can you deny you sent a signed e-mail?

Jim Hendrick jrhendri at
Tue Apr 27 20:59:04 CEST 2004

It is usually more useful to be able to indicate you *did* send an email,
sign a document, etc.

To be useful for non-repudiation, you need to have a policy that states you
are responsible for all actions using your account/key/whatever and you are
expected to use proper care to protect that account/key/whatever.

Similar to if you are issued a physical door key and claim "it wasn't me,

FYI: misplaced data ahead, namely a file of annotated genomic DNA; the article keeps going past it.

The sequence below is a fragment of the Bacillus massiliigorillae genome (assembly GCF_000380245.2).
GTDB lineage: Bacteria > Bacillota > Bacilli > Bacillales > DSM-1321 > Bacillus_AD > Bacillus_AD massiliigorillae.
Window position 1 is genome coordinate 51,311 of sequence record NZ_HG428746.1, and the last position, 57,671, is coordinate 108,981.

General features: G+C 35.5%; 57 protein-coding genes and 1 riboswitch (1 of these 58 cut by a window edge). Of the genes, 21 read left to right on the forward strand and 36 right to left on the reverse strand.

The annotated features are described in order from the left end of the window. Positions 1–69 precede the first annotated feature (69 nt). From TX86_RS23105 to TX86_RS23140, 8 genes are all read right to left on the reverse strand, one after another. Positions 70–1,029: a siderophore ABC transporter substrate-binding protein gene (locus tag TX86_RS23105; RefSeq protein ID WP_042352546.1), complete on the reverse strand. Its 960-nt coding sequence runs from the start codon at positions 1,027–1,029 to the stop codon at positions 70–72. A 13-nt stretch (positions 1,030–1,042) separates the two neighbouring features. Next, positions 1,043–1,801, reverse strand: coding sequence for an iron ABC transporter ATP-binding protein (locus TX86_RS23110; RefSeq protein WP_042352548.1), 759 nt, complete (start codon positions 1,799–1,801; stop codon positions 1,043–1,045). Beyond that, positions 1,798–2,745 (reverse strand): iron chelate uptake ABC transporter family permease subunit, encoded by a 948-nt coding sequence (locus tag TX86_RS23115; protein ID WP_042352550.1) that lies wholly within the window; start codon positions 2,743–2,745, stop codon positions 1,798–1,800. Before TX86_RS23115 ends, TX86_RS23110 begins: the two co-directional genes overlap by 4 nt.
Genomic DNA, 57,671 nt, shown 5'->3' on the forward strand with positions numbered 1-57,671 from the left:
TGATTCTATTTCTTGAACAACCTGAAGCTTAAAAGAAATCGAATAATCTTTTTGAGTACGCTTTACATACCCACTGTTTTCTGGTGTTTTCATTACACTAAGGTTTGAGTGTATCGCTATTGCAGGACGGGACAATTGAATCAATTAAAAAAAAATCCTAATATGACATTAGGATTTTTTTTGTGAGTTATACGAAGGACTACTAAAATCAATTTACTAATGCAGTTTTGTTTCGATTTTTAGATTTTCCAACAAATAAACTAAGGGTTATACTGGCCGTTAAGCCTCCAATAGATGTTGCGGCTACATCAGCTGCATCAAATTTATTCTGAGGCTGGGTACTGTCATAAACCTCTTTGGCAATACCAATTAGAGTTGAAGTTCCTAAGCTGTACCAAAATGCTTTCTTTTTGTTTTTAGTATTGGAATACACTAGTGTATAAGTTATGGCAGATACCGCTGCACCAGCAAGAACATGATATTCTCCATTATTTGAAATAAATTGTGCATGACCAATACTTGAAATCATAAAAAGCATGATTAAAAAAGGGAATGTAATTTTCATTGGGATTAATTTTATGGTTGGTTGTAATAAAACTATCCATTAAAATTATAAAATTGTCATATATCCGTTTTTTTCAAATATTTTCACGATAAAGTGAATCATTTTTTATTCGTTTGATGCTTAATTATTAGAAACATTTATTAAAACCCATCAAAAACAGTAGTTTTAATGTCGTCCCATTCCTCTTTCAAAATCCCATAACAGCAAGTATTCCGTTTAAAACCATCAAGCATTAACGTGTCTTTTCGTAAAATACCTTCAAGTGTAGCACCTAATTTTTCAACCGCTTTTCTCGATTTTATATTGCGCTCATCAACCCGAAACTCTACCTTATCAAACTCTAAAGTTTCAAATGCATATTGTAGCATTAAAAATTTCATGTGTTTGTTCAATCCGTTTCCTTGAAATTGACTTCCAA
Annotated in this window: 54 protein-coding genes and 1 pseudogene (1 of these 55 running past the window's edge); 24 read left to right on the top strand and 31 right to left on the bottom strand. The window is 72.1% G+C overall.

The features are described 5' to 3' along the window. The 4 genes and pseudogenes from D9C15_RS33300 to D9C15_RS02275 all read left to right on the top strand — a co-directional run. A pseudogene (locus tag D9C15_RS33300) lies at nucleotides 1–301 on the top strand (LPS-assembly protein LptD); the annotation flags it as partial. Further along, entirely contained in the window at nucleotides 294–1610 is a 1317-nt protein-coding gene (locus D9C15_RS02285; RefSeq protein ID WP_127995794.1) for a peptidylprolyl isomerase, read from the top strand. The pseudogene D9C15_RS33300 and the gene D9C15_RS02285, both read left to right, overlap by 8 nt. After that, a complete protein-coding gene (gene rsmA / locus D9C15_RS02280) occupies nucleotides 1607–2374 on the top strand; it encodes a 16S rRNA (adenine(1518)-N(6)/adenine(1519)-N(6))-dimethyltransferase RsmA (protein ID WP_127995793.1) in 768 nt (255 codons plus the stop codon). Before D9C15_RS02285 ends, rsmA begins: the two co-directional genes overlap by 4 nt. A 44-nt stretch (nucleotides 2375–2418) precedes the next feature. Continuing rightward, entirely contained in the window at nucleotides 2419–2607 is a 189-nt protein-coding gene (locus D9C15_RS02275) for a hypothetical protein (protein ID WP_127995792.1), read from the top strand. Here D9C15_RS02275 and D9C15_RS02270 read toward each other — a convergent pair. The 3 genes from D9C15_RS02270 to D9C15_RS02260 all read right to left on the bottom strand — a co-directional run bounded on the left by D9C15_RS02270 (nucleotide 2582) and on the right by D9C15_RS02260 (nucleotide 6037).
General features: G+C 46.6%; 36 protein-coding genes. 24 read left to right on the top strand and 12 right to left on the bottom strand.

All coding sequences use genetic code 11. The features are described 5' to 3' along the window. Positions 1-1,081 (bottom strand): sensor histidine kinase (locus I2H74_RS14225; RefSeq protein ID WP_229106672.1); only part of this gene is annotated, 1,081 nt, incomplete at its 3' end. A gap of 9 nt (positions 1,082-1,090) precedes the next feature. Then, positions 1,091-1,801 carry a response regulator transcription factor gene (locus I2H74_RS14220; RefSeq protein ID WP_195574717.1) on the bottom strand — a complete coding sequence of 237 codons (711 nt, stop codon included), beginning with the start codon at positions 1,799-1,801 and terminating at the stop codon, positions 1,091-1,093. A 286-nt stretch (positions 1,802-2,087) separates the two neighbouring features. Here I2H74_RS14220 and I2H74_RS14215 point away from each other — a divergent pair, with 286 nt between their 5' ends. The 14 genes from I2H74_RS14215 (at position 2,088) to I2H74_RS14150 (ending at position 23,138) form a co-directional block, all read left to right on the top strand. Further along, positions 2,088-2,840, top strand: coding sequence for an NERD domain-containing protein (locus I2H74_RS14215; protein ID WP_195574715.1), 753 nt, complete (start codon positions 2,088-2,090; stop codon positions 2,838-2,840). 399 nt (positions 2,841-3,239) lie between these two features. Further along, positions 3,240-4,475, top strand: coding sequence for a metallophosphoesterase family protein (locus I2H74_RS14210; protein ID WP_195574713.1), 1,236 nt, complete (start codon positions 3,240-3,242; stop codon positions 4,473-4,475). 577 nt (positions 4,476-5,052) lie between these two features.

somebody stole my keys". You may introduce reasonable doubt, but you also
reduce your own credibility (in that event and in the future).


> -----Original Message-----
> From: gnupg-users-bounces at
> [mailto:gnupg-users-bounces at]On Behalf Of Jerry Windrel
> Sent: Tuesday, April 27, 2004 1:37 PM
> To: gnupg-users at
> Subject: Re: can you deny you sent a signed e-mail?
> That's actually a crucial question that needs to be resolved
> in order for
> digital signatures to be more widely adopted.  If anyone can
> just revoke
> their key and claim a hacker break-in, then what good does it
> do to generate
> signatures to begin with?
> _______________________________________________
> Gnupg-users mailing list
> Gnupg-users at

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